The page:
Everyone was at the Garden to watch Georgetown and Syracuse; including my dad and me, almost 20 years after our first Big East semifinals excursion. In an ideal world, as the main event, it would have been the second game of the night; but it was the first game and so the entire stadium was filled. Georgetown led early and it cannot be overstated how much more Otto Porter Jr. appeared like a professional basketball player than anyone else on the court. He moves fluidly—his disproportionately long arms swishing and gliding, looking like a young Tayshaun Prince—and is much quicker and smarter with his decisions than the other players. When Syracuse stormed back to lead for most of the game, the only way Georgetown could generate offense was using entry passes to Porter Jr. to break the zone at the foul line, where he could make a quick interior pass or kick the ball out for a guard to either penetrate or shoot a three. I haven’t watched a ton of Georgetown basketball this season, so this may be obvious to others, but I was shocked that Georgetown was even considered to be close to a number one seed in the tournament.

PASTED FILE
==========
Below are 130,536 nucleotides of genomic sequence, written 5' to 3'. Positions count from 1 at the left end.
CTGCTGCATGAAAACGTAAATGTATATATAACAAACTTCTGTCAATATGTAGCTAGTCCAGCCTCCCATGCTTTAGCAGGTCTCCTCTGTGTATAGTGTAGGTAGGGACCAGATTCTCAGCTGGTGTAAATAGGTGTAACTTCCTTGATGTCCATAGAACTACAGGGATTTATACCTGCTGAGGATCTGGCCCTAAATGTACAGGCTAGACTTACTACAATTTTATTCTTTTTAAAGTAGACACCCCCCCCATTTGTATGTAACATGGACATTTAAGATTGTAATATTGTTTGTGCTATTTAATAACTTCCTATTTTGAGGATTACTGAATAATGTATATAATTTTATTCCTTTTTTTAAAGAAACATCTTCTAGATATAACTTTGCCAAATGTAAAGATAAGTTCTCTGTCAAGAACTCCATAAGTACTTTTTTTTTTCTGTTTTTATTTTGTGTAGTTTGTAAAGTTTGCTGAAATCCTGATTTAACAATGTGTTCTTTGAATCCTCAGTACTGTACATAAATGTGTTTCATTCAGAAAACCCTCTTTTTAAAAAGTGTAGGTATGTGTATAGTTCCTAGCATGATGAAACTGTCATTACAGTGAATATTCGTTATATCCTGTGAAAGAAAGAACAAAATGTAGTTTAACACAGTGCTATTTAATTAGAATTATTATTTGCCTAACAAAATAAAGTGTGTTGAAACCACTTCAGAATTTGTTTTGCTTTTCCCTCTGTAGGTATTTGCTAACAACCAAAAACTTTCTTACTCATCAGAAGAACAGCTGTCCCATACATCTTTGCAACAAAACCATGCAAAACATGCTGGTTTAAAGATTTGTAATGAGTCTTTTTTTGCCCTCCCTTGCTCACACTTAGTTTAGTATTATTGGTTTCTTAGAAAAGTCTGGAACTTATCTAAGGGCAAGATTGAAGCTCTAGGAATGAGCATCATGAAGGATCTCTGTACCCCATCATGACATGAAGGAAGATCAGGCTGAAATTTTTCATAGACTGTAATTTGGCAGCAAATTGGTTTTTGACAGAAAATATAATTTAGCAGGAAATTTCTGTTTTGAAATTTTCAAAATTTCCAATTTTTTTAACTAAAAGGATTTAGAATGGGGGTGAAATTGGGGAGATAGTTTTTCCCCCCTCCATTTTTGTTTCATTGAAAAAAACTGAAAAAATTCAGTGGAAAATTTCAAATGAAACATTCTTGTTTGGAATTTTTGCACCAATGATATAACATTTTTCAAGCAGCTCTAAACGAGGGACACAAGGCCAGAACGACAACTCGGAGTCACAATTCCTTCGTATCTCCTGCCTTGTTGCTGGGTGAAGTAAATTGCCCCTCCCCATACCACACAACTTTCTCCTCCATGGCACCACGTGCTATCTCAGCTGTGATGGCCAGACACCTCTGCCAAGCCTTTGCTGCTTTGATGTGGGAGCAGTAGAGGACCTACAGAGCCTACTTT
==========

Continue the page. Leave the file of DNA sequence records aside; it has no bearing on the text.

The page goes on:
Eventually, the game became close. Syracuse got tight and wanted the clock to just run out—but it didn’t and the Georgetown fans behind me were making bets on overtime. When regulation expired with the score tied at 51 (after two clutch Porter Jr. free throws evened the game), both Georgetown and Syracuse fans alike breathed a sigh of relief.
“It’s only fitting that we get OT,” a Syracuse tutor sitting next to my dad said.
“Yeah,” nodded another nearby Orange fan. “51-51. This is Big East basketball. You always take the under.”
Overtime resumed and points were at a premium. Both teams couldn’t get out of their own way. Michael Carter-Williams missed free throws and threw the ball away; Georgetown couldn’t get Porter Jr. the ball in any kind of decent position.
“Let’s go for five overtimes,” a Georgetown fan said. “I could watch this all night!”